“As a brand, should I be expressing my viewpoint on certain issues which create divides between consumers?”

“Should we say what we think on cause-related issues, and take a stand as a brand?”

With the recent culmination of so many noteworthy world issues, many brands and consumers are faced with a tough question – should we be saying what we really think?

Ultimately, this can be the make or break for a company – one piece of cause-related content can set the wheels spinning, but whether that’s into a pit of self-destruction or into a heavenly realm, we can never know.

So, with this in mind, is it good to write content about what we truly think?

 

Cause-related content: What is it?

When driving users to a website, we don’t just want to capture their attention for five minutes while they read a piece of content – but we want to capture their engagement and leave a long-lasting impression.

However in this market, how can we compete with all these creative and innovative ideas, when there are so many brands thinking along the same lines?

Think with Google recently published a study that showed purpose-driven ads drove higher views and engagement rates across multiple worldwide issues, including the empowerment of women and sustainability.

They found that agenda-based messaging resonated with consumers and brought them closer to brands, even creating an increased sense of loyalty in some cases.

 

Is cause-related content the best step?

Despite these positives, there are occasions when things don’t work out quite so well.

Take Donald Trump for example, everyone’s favourite President. When he published a tweet about Toyota, their shares plummeted by 0.5% in a matter of hours – resulting in a loss of $1.2bn.

Even though situations like these may not seem like they’d affect everyday people like you and me, they can – and do. If someone as influential as Trump can cause a $1.2bn loss in moments, there’s no doubt he can also influence a customer’s opinion of a brand.

Anyone with millions of followers can cause the public to change their perspective on a brand with just one tweet, no matter what industry they’re in. One scathing comment from Gordon Ramsay on a restaurant would make it lose customers; one video on a makeup pallet deeming it “terrible” would make their sales drop. It goes on and on.

 

Cause-related content: How tos

So how do we get to building these brand-oriented opinions, without getting on the wrong side of our consumers?

  • Choosing a cause

When you’re fighting your cause, you need to actually define what that cause is.

Firstly, you need to choose something that’s unique to your business – if you hop on the back of another campaign run by a similar business, you’re never going to bring any attention to your brand.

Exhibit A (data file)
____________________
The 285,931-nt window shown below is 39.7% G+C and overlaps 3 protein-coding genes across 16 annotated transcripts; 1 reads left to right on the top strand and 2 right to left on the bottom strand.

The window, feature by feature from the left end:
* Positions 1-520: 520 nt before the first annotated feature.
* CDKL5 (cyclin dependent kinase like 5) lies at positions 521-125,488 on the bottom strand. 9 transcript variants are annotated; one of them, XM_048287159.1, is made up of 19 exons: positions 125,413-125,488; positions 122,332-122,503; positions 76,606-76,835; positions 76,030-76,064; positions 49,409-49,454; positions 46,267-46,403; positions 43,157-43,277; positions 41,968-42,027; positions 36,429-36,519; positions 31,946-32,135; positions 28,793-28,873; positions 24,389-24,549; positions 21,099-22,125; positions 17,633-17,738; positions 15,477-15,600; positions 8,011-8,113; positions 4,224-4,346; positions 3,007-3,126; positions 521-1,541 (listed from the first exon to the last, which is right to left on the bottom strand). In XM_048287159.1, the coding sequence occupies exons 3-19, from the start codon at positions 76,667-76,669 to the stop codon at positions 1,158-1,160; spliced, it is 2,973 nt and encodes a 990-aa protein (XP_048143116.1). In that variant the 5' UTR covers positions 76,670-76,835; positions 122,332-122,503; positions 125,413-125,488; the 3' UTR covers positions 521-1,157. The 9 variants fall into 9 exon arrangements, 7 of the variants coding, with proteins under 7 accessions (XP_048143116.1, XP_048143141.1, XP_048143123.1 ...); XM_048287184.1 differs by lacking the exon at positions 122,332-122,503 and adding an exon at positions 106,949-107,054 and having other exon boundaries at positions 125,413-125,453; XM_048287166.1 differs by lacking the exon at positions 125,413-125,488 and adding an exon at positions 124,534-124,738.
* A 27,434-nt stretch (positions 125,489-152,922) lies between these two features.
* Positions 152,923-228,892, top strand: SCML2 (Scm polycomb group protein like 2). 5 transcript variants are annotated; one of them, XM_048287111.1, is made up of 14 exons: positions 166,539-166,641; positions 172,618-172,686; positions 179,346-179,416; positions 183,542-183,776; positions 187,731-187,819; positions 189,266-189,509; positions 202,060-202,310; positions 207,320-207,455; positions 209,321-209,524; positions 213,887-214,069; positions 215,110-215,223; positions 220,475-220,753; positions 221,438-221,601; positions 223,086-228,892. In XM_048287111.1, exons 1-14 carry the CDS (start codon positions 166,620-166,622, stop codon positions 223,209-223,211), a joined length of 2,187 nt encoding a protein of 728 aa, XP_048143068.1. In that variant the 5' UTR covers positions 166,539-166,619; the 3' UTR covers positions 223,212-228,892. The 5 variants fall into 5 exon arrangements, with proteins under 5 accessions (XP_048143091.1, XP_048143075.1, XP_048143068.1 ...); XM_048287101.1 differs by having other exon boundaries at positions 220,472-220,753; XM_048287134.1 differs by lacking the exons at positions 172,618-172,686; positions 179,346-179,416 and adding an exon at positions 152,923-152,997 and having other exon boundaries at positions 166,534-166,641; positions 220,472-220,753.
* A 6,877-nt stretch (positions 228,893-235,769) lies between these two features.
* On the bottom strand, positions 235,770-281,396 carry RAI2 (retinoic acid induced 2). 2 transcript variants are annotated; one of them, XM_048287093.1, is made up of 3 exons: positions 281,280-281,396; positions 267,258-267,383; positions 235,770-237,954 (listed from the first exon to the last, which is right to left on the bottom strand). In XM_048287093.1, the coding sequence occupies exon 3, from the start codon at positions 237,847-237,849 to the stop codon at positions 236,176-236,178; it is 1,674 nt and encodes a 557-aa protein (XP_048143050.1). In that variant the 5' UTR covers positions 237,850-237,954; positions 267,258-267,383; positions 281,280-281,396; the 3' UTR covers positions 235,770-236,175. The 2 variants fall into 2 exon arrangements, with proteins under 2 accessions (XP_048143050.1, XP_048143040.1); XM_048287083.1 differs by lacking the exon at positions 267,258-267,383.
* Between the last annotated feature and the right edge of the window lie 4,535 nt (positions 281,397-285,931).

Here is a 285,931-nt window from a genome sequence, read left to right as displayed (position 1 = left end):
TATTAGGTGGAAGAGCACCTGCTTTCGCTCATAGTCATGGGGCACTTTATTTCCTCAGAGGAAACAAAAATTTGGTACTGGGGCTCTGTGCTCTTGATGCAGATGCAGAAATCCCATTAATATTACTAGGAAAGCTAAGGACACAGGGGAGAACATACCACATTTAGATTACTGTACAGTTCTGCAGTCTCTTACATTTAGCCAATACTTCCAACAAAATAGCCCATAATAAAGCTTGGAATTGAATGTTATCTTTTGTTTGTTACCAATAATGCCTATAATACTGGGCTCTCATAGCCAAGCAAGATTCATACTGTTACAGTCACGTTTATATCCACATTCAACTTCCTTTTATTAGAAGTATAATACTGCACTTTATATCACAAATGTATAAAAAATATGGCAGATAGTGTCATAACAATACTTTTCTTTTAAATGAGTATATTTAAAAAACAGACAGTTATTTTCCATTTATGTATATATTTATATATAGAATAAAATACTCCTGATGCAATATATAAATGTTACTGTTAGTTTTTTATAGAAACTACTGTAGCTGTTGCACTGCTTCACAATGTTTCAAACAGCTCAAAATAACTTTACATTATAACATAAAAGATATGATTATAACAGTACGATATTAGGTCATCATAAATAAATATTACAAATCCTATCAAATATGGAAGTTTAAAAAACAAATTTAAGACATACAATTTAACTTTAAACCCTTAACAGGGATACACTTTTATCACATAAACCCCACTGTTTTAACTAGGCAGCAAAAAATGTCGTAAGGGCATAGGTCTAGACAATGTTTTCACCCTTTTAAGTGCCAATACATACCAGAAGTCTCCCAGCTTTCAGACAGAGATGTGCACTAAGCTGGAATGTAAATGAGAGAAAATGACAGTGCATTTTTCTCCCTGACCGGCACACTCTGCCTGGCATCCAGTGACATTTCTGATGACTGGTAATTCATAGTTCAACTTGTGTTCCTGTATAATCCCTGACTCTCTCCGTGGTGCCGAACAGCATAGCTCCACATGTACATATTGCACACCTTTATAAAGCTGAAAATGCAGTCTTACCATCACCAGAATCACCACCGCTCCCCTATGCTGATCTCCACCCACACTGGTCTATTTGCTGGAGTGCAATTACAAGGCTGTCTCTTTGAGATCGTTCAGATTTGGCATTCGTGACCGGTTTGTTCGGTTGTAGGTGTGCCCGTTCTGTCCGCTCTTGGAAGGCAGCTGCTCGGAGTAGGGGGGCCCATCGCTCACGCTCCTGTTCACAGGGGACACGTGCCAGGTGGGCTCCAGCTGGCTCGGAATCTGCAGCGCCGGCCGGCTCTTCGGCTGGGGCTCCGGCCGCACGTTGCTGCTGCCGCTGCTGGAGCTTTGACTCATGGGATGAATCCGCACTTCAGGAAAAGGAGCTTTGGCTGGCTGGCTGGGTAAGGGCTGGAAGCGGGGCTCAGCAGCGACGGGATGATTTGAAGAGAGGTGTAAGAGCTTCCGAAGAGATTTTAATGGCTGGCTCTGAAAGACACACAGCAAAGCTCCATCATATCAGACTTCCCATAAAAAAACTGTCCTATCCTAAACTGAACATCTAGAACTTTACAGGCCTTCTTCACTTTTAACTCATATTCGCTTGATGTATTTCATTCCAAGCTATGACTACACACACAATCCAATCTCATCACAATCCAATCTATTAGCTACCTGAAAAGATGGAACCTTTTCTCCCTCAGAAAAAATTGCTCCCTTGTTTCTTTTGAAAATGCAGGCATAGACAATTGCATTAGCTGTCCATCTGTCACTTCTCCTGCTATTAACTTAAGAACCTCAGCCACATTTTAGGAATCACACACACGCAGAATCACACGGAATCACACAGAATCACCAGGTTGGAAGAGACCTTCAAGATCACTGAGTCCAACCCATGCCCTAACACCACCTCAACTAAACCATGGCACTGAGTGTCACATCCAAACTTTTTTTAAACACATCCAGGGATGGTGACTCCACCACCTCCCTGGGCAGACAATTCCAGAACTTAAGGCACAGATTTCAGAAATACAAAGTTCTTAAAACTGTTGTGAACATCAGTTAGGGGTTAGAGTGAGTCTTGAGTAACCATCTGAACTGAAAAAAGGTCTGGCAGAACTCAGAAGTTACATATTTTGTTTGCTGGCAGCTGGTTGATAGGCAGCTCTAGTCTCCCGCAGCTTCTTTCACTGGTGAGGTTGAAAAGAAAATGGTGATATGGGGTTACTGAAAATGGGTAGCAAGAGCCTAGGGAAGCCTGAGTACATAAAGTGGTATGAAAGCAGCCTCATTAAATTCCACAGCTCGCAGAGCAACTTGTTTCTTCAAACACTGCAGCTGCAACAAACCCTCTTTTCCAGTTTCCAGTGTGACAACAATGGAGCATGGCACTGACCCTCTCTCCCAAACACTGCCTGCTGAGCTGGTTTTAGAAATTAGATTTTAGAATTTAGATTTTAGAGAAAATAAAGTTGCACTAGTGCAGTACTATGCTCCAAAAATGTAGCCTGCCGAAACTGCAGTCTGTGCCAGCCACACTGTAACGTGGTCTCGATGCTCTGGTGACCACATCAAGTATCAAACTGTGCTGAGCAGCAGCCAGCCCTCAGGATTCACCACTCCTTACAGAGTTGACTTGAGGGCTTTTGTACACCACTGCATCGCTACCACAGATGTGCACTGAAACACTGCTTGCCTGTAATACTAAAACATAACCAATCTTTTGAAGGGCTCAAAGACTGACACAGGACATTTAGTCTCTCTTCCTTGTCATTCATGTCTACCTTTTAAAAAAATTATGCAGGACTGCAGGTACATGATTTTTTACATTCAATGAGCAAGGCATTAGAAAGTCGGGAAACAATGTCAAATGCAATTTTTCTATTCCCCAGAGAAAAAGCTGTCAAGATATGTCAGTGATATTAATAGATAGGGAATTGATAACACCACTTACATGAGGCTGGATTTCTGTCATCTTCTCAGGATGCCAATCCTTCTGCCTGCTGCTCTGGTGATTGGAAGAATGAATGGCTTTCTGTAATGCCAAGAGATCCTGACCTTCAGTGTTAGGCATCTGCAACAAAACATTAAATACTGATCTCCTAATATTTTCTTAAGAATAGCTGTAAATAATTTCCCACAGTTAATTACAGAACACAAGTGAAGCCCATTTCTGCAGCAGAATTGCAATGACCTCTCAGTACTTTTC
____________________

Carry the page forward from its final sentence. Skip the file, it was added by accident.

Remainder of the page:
Make your cause relevant to your business, but also make sure it’s framed in a positive light. You don’t want to publish lots of negative, opinion-based content on a topic – whether you’re passionate about it or not – because you’re just going to generate negative press. Make sure that whatever you’re saying, you’re spinning it in a positive light.

  • Launching the media

Choose the best time to launch your new stand on your chosen issue – if you just randomly post something on your site, it’s not going to attract much attention. Pick something monumental, and create awareness and a build-up around it – draw attention to your brand in a positive light to showcase all the things you are doing which relate to your audience!

  • Get ready for risks

Most millennials these days love to contribute to something meaningful – something that means something to them, and that drives a cause. This can be said for any other generation too, but not everyone is as ready to embrace change.

When making a stand in this public manner, brands have to be aware that there could be negative backlash. As much as you think what you’re doing is positive, and leading a cause-related campaign and content piece is a huge step in the right direction, some people may not think so.

As a brand, we have to prepare for this negativity, whatever the case.

 

Should you take the plunge?

Despite the risks that come with writing cause-related content, you could also create some real positive impact from being vocal on a contentious issue.

Whether it’s the environment, the economy, equality or community adversity, it could just be worth taking a stand and making your business mean something to someone with a cause-related campaign.

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Holly Marcella Deakin

Holly has been with iProspect for almost three years, specialising in content-led strategies and a data-driven approach. In April 2017, Holly moved from iProspect’s UK offices to join the New Zealand team, where she works in the Owned Media Team. Outside of work, Holly has a passion for the outdoors and enjoys spending time with her family and her dog Winston, and pumping iron in the gym on her lunch break. Having had a musical upbringing, she also loves going to the theatre.